At long last, the Sega Genesis Mini has arrived, and yes, it’s great for lovers of Sonic the Hedgehog games. But it’s also so much more as a video game console.
If you’re a video game company looking to revive a long-lost (and -beloved) console, there’s a pretty well-established script by now. Your new, reasonably priced device should be a smaller version of the original with games stored internally and graphics that don’t look stupid on today’s massive TV’s.
There's a lot to love about Sega's strongest foray yet into retro gaming.
The Sega Genesis Mini follows this script. It looks just like the original down to the vestigial cartridge slot has a spring-loaded dust cover and “High Definition Graphics” label looking right at home on a console that comes with an HDMI cable (along with a USB cable, AC adapter, and two three-button controllers).
A quick note about the controllers: the six-button controller that true Sega-heads know and love is available but sold separately. You’ll need them for maximum enjoyment of certain games, like Street Fighter II Special Champion Edition.
Speaking of games, the Genesis Mini has 40 of ’em. Lots of the best options from the console’s heyday are, sadly, too violent or too expensive (think sports- and movie-licensed titles), but there are still some great ones including, of course, Sonic the Hedgehog.
Other titles include the Dracula-themed platformer Castlevania: Bloodlines, groundbreaking independent title Gunstar Heroes, and the bizarre and captivating Toe Jam & Earl, as far as we know the only funk-themed video game out there.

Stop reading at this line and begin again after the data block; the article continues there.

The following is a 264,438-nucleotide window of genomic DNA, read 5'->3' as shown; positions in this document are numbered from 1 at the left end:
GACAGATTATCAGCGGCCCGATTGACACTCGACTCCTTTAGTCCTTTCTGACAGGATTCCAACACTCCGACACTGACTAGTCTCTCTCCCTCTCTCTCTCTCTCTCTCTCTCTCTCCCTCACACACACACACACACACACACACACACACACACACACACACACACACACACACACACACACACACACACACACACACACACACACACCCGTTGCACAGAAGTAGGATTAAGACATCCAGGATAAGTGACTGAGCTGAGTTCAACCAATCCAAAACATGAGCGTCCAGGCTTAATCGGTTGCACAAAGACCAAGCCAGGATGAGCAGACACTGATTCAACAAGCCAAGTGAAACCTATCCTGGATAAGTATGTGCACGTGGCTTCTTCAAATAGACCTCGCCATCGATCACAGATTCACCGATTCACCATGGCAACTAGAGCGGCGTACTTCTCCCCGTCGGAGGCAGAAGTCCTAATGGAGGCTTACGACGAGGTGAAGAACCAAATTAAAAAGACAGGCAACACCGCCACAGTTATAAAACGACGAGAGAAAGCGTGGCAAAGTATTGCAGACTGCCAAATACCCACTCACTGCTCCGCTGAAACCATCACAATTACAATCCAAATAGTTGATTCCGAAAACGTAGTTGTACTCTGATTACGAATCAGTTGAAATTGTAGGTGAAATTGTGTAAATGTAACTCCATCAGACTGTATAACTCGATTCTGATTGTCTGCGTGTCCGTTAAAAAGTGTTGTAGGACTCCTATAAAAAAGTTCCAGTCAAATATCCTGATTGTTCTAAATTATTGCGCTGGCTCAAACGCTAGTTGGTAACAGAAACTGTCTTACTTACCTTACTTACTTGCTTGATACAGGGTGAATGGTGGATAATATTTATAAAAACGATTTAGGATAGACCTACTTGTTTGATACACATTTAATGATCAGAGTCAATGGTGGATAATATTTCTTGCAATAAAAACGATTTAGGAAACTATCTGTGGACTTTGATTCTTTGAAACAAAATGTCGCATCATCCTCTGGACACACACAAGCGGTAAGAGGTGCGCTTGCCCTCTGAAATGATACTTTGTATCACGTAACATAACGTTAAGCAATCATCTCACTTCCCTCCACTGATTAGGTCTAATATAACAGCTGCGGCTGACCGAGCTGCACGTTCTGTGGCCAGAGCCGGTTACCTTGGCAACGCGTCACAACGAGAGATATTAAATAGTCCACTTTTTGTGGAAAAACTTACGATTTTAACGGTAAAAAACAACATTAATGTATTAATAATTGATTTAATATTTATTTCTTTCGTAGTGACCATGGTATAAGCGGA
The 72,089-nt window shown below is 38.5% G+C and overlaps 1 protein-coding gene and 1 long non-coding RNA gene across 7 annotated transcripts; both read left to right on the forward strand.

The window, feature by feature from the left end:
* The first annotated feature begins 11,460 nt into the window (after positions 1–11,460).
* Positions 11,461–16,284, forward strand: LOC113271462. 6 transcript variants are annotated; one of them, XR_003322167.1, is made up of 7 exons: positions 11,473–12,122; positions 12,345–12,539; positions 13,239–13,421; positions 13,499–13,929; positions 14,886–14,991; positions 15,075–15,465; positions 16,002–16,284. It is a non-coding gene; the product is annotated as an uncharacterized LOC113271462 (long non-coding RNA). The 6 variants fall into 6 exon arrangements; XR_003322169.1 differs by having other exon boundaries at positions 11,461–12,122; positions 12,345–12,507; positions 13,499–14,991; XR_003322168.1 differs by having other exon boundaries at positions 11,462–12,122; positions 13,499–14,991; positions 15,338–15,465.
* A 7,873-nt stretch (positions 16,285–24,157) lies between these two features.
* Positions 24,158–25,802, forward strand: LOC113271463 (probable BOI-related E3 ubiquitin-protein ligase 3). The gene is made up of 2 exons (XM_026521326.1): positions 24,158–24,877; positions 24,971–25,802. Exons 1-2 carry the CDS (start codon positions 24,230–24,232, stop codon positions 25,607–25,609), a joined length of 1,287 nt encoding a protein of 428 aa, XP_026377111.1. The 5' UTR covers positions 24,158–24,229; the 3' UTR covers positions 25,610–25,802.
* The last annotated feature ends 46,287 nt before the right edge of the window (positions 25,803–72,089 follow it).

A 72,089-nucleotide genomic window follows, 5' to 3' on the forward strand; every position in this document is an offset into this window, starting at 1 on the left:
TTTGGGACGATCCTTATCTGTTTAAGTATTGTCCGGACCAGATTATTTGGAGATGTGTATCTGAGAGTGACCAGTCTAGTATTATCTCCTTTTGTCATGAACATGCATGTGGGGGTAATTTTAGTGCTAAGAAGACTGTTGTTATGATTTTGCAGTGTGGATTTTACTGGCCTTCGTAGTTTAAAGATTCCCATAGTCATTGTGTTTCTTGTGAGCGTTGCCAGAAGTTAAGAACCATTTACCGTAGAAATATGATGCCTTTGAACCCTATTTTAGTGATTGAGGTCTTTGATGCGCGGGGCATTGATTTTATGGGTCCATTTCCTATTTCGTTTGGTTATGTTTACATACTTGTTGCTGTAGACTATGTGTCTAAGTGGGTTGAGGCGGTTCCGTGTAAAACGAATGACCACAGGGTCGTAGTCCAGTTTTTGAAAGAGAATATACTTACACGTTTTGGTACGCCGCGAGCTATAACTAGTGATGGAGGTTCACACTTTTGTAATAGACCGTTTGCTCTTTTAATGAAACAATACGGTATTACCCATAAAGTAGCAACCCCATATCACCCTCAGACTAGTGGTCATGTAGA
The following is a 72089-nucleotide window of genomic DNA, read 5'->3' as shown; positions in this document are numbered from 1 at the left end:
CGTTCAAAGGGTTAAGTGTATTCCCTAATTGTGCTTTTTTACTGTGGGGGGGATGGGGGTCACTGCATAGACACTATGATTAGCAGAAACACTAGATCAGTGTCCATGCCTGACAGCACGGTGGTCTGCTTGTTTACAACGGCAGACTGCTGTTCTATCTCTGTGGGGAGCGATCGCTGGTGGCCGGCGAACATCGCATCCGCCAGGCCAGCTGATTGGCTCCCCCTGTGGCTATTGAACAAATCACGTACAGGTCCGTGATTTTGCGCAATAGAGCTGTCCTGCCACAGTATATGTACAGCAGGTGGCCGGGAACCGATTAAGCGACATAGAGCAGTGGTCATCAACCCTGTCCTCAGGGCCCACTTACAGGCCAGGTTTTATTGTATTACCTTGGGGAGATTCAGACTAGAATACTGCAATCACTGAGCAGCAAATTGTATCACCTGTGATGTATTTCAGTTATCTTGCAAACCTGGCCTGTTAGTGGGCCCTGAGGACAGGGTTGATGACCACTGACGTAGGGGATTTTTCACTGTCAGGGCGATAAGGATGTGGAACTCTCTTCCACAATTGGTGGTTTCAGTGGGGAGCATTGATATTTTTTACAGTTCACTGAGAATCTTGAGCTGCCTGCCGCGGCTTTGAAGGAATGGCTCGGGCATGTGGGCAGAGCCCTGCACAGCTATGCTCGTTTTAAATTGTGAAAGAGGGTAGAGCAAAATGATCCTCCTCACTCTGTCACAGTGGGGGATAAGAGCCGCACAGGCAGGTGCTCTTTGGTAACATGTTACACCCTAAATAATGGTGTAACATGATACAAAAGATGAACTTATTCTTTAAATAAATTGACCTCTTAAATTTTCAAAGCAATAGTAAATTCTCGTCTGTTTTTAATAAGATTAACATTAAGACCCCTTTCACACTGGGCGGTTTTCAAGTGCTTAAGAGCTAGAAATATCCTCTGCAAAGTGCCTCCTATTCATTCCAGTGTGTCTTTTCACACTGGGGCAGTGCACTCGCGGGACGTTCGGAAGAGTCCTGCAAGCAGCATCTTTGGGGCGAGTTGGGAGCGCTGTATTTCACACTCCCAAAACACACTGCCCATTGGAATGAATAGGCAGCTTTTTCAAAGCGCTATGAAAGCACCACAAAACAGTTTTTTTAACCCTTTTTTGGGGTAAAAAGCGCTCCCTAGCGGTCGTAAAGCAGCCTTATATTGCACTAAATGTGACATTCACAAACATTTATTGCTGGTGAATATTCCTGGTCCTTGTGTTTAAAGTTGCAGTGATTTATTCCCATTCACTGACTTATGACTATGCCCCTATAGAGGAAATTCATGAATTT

The Genesis Mini also has previously unreleased Genesis versions of Tetris and Darius, a ported arcade game from the era of arcade gaming.
Playing the available titles is pretty solid, by which we mean the controllers have the same clunky plastic feel you’ll remember from your youth.
There’s a bunch of clever features that don’t add a ton to the experience, but are nevertheless fun to have. CRT mode will recreate the scrolling horizontal lines of massive monitors. The volume control really slides, though it doesn’t control the volume. And if you get bored and decide to change the language menu the entire interface will match that region’s version of the original console UI, including the (far inferior) name Mega Drive that was used in Europe and Japan.
The bottom line: if you’re a Sega fan, this thing is a must buy, but even if you’re just Sega-curious this thing has enough games and nifty touches to make it more than worth its $80 price tag.
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